Whether your Plastics Manufacturing Business is volatile or stable, continued growth in the top and bottom lines is expected. Presumably, everyone knows the myriad of reasons and impact that accurate demand planning has on carrying costs attributed to overstocked inventory, Return on Capital, Cash Flow, and Earnings. If underestimated, it can obviously adversely affect revenues and customer satisfaction.
Demand forecasting requires:
- Collaboration with at least:
- Continuous refinement as
- Customer requirements change
- Economy changes including Micro and Macro factors and resin prices
- Product mix refinements and new launches
Art is the collaboration aspects necessary to help from accountability and to refine. Science is determining baseline forecasts (“Normal” volumes) and numerically accounting for spikes in demand.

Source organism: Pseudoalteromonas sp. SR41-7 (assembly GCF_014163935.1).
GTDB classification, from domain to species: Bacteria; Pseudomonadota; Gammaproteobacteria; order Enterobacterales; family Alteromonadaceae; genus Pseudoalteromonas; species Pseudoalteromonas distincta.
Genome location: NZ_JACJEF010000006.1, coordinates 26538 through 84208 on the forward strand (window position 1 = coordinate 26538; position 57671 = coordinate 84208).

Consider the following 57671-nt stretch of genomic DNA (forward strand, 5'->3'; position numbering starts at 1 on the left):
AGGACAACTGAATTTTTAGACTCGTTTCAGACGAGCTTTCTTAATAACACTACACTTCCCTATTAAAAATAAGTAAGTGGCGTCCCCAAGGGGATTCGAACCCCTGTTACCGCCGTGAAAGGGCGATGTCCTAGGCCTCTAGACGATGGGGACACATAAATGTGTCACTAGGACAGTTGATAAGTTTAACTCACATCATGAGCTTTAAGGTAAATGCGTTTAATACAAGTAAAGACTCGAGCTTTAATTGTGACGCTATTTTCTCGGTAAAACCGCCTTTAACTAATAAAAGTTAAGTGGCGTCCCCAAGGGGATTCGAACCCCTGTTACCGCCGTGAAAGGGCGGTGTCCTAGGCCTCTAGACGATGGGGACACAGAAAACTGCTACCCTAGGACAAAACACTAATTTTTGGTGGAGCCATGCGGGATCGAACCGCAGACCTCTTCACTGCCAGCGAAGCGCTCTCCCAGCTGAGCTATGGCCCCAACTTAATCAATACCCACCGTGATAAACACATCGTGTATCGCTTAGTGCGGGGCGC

It is the marrying of these two that results in a final Demand Forecast and the ensuing continuous refinement. Note that there is great variance in how often the forecast is adjusted and the timeframe used, but forecasting beyond three months seems to lose value with exceptions for longer running production orders.
The example below also includes references to Machine Learning models (see reference to Auto-regressive Integrated Moving Average (ARIMA), Auto-regressive Tree (ARTXP) or Mixed (Best Fit Model). In another blog, we may discuss the impact Machine Learning might have in product pricing to help guide clients through price changes due in elastic markets or when resin price increases will dictate eating margin.
Ellipse Solutions has documented the process of creating a Demand Forecast in our Introduction to Demand Forecasting in Microsoft Dynamics AX 3 part series!
For more on how Machine Learning and Demand Planning from Microsoft, see: https://docs.microsoft.com/en-us/dynamics365/operations/supply-chain/master-planning/introduction-demand-forecasting
One final comment… All models are wrong… but, some are less wrong.